Everlywell’s Metabolism Test tests for cortisol, free testosterone and thyroid-stimulating hormone (TSH).

Cortisol is an important hormone that can be an indirect marker for stress and adrenal issues, according to a 2003 clinical trial, however testing for the hormone directly is not the most accurate way to diagnose the root cause of the issue in our opinion.

Testing for overactive adrenals (which suggests too much stress) typically involves a 24-hour free urine cortisol test, a midnight salivary cortisol test, or an overnight dexamethasone suppression test, none of which Everlywell appears to offer.

We don't believe that testing cortisol levels in isolation has much practical application.

A high cortisol level suggests that lifestyle changes like meditation, breathing exercises, improved sleep and increased cardio exercise may be useful to improve metabolic health.

Free testosterone may be a more effective marker for metabolic issues in men than total testosterone, according to a medical review published in the JCLA journal. However, this may not be the most effective way to diagnose metabolic issues in women.

Most testosterone panels contain both free testosterone and total testosterone, and the additional testosterone data would be more useful than what you'd get from Everlywell.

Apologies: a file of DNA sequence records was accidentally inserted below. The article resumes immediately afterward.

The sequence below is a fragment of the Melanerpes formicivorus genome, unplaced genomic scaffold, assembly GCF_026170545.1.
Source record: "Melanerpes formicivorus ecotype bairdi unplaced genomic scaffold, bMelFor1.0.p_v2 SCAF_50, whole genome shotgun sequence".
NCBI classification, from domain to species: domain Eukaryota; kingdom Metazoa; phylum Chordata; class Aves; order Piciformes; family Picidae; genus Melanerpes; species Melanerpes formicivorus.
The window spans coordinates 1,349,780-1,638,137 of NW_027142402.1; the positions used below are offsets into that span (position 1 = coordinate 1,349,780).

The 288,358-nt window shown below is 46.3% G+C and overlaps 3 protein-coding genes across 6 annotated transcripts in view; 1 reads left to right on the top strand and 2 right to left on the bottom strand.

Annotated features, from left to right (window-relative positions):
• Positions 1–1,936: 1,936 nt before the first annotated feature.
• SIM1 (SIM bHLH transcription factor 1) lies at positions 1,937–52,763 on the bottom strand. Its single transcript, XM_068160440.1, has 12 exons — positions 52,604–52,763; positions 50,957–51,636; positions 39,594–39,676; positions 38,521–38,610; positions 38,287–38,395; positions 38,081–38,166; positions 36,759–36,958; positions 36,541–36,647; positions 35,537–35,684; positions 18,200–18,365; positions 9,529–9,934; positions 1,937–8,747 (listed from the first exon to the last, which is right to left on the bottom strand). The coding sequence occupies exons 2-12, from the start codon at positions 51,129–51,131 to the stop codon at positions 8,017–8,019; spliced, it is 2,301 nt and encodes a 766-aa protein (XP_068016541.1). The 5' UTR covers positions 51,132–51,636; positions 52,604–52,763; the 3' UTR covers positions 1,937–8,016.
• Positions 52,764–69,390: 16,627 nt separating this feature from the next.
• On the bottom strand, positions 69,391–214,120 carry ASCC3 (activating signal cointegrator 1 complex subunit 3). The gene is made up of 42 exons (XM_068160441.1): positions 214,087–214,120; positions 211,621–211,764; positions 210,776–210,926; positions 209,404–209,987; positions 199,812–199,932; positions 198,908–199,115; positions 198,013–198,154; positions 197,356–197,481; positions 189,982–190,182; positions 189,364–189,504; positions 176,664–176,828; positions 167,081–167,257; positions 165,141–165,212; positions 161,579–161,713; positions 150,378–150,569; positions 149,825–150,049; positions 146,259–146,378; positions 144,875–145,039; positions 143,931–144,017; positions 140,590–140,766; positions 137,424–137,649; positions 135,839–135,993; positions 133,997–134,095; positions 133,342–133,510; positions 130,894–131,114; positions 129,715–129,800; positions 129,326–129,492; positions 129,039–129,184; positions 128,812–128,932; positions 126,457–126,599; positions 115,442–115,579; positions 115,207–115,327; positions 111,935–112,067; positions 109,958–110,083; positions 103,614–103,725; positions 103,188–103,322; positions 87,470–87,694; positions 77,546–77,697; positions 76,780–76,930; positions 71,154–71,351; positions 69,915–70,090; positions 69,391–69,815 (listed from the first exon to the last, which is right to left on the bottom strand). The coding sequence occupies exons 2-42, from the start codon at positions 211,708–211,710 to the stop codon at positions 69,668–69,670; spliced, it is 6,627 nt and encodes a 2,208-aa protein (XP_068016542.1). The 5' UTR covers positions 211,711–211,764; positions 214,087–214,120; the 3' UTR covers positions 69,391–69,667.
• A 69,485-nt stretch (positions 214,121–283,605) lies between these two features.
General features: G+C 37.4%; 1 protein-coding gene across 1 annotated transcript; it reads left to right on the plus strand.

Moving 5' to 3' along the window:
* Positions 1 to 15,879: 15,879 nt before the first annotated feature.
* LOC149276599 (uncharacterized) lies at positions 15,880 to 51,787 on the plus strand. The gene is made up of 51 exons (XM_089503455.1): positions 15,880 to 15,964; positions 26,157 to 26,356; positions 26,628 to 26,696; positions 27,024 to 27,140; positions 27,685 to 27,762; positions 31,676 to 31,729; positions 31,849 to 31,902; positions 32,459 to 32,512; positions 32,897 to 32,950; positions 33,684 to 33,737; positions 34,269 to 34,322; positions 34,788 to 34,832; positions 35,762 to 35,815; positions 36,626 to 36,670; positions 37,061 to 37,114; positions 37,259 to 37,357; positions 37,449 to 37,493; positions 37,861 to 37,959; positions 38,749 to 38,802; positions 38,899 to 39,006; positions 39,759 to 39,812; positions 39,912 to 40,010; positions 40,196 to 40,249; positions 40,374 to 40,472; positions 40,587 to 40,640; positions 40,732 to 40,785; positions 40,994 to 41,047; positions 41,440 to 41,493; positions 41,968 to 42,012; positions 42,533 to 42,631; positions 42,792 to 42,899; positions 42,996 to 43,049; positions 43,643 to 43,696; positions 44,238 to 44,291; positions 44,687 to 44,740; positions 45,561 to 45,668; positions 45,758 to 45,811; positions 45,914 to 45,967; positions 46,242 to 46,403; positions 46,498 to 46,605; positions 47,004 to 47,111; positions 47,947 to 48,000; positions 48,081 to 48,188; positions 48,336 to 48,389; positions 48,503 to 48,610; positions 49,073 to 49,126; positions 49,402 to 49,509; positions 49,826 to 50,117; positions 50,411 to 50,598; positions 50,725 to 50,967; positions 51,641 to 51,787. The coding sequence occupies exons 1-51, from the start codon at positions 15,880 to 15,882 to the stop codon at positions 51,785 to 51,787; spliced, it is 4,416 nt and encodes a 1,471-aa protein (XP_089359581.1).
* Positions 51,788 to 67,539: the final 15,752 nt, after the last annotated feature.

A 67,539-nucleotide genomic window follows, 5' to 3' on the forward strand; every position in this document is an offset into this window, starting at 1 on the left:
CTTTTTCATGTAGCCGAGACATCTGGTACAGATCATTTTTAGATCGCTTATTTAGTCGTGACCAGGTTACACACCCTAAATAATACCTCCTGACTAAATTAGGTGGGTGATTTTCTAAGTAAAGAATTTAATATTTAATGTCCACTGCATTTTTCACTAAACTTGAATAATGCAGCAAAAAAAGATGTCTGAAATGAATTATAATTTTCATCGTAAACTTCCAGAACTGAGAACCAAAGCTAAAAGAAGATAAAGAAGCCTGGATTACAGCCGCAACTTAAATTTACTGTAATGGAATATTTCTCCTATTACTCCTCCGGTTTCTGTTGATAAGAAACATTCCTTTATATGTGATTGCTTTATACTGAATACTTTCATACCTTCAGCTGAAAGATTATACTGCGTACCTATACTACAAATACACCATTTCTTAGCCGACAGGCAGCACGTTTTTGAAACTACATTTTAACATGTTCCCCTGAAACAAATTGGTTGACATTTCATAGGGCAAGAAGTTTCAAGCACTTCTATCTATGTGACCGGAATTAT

Thyroid-stimulating hormone testing can help assess thyroid health, which is critical to metabolic health overall, but T4, T3 and thyroid antibody tests are usually measured as well.

Overall, we consider Everlywell's Metabolism Test too broad to be useful. We cannot determine any advantage of this approach over standard hormone panels ordered at a doctor's office.

The standard hormone panels are typically more comprehensive. As stated above, if a man gets a testosterone test at his doctor's office, the panel will typically include free testosterone, total testosterone, and sometimes sex hormone-binding globulin (SHBG) and estrogen. This additional data can be more useful to diagnosing and treating potential issues than the single testosterone marker tested for by Everlywell.

A YouTube creator named "allie bryan" has a review of Everlywell's Women's Hormone test that's somewhat similar to the metabolism test and may be useful to prospective consumers:

Everlywell COVID Test Review

Everlywell sells a COVID-19 test, which uses the Reverse Transcription-Polymerase Chain Reaction (RT-PCR) method. This has been shown in recent medical research to be more accurate than antigen testing, and is becoming the standard COVID test.

For patients with high discretionary income, this may be a good option since they can stay at home and minimize the risk of exposing themselves or others while ordering the test if they suspect they have COVID.

For patients on a tighter budget, this exact same test is available for free at many locations in the U.S. ThermoFisher’s website has a resource page where patients can input their information and schedule an RT-PCR test. These tests are usually free, even for patients without insurance, but it’s worthwhile to call and confirm beforehand.

Overall we consider Everlywell's COVID test to be accurate and may help prevent the spread of the virus given that patients can minimize exposure while awaiting results. However, it may not be the best option for those with lower discretionary income who can get the exact same test for free at public clinics.